Track: Business Networks
Networks have become a ubiquitous form of organising, particularly in the business context. In this track, you will discuss questions such as: What is the motivation of firms to engage in in- ter-organizational cooperation? In what kind of relationships do companies enter? What are viable network business models? How does successful cooperation and coopetition work? How can networks be managed?
Beyond this, you will immerse yourself in the foundations of information security to be able to understand this central threat for businesses and their networks.
Inter-Organizational Systems (Winter Term)
The course explores facets of interorganizational arrangements from an economic, strategic, organizational and technical perspective. It introduces explores governance models for distributed and networked organizations and explores the contingencies and strategies that lie behind the evolution and use of interorganizational information infrastructures and applications. Theoretical concepts will be introduced and used to examine cases of network arrangements across different industries. Participants will become familiar with major streams of literature (theories and methods) about corporate networks, interorganizational systems and infrastructures.
Exemplary questions that will be addressed:
What is the strategic logic of airline alliances? What are platforms and business ecosystems? Why are blockchains governed differently than Free and Open Software (FOSS) How has technology enabled commons-based peer production?
The format of the course is a combination of reading, thinking, writing, discussing, and listening. Each week, academic papers will be discussed and applied to a case. Sessions typically will start with a student presentation and continue with a class discussion and a lecture. Participants are expected to come to class having read the paper and assigned background reading materials, be prepared to discuss the major issues within the paper and to debate their application to the study of networks. Learning success will therefore depend on your motivation, your initiative, your preparation for class, and your participation during class.
- None beyond the willingness to engage in the format of the course.
- The list of readings will be available prior to the course on LearnWeb.
Network Economics (Summer Term)
Networks are an ubiquitous phenomenon in modern societies. They are subject to interdisciplinary research, with varying emphases on structure, dynamics and connections between nodes.
The purpose of the course is to introduce basic concepts of networks and network studies, linking economic and computer science concepts. While exploring different phenomena of networks, different methodological approaches and studies on networks will be introduced.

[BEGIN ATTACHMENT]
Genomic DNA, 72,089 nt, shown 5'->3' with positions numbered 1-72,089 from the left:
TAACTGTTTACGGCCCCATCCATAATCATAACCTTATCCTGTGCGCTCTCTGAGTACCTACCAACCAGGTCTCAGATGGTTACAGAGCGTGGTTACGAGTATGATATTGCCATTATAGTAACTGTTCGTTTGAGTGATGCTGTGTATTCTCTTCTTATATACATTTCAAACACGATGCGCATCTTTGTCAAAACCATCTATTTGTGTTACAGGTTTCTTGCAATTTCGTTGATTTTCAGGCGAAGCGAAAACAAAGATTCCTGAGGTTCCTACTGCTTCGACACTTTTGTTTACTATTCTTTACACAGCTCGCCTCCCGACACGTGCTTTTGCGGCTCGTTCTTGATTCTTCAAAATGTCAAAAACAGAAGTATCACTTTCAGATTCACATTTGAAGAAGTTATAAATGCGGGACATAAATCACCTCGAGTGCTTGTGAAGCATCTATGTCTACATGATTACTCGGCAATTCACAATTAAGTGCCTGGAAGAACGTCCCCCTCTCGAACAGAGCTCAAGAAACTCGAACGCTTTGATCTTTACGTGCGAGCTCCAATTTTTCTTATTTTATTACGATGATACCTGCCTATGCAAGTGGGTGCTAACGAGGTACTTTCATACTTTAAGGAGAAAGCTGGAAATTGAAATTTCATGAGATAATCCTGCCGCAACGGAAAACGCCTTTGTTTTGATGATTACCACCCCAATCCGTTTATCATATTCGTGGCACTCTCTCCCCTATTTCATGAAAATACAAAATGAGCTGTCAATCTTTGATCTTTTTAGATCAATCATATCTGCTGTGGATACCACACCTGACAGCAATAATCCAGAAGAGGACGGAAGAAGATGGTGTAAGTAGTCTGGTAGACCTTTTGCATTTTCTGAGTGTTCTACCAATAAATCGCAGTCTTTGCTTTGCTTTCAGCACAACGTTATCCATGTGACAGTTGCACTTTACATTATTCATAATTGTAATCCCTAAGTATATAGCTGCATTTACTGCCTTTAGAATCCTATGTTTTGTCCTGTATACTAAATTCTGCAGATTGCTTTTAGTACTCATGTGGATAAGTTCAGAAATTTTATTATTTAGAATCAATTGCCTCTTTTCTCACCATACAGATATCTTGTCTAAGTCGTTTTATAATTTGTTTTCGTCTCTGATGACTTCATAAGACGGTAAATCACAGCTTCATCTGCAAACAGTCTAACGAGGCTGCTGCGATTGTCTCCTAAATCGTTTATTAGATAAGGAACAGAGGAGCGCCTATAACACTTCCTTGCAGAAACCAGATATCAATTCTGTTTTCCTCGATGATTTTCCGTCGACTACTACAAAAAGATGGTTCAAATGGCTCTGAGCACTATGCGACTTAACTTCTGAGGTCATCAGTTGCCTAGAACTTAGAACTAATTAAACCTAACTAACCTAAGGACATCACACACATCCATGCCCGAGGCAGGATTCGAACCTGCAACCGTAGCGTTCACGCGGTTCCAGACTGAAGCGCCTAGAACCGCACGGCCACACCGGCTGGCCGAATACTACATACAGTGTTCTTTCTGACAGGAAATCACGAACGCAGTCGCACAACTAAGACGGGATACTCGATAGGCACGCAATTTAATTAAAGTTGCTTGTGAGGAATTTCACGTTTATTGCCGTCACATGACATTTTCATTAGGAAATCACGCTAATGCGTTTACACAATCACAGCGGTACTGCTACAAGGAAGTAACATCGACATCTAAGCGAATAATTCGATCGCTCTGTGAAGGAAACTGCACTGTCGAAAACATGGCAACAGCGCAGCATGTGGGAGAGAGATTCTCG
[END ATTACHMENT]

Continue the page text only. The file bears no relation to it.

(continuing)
• Graph Theory and Social Networks
• Game Theory
• Network Models of Markets with Intermediaries
• Network Dynamics: Population Models
• Network Dynamics: Structural Models
The course follows the inverted classroom model, i.e. the basic information will be gained by reading the assigned chapters and completing exercises. Class interaction will focus on
- Questions and comments
- Examples of the application of the concepts and ideas
- Research designs presented by students.
- Easley, D., & Kleinberg, J. (2010). Networks, Crowds , and Markets: Reasoning about a Highly Connected World. Cambridge University Press, 2010. Available online at: www.cs.cornell.edu/home/kleinber/networks-book/networks-book.pdf
Information Security (Summer Term)
This lecture covers the foundations of information security including the following topics:
- security mechanisms of authentication and access control
- cryptographic primitives and modern encryption methods
- security protocol analysis
- intrusion detection incl. machine learning for security
- foundations of Web security
Attacks and defenses will be discussed in this lecture and complementary exercises cover the practical aspects of IT security.
There are no requirements regarding specific IT security topics as the lecture starts beginner-friendly.
- Basic knowledge of computer science, e.g., client-server architecture
- Basic programming skills (no specific language)
- Foundations in discrete math recommended, e.g., integer rings for cryptography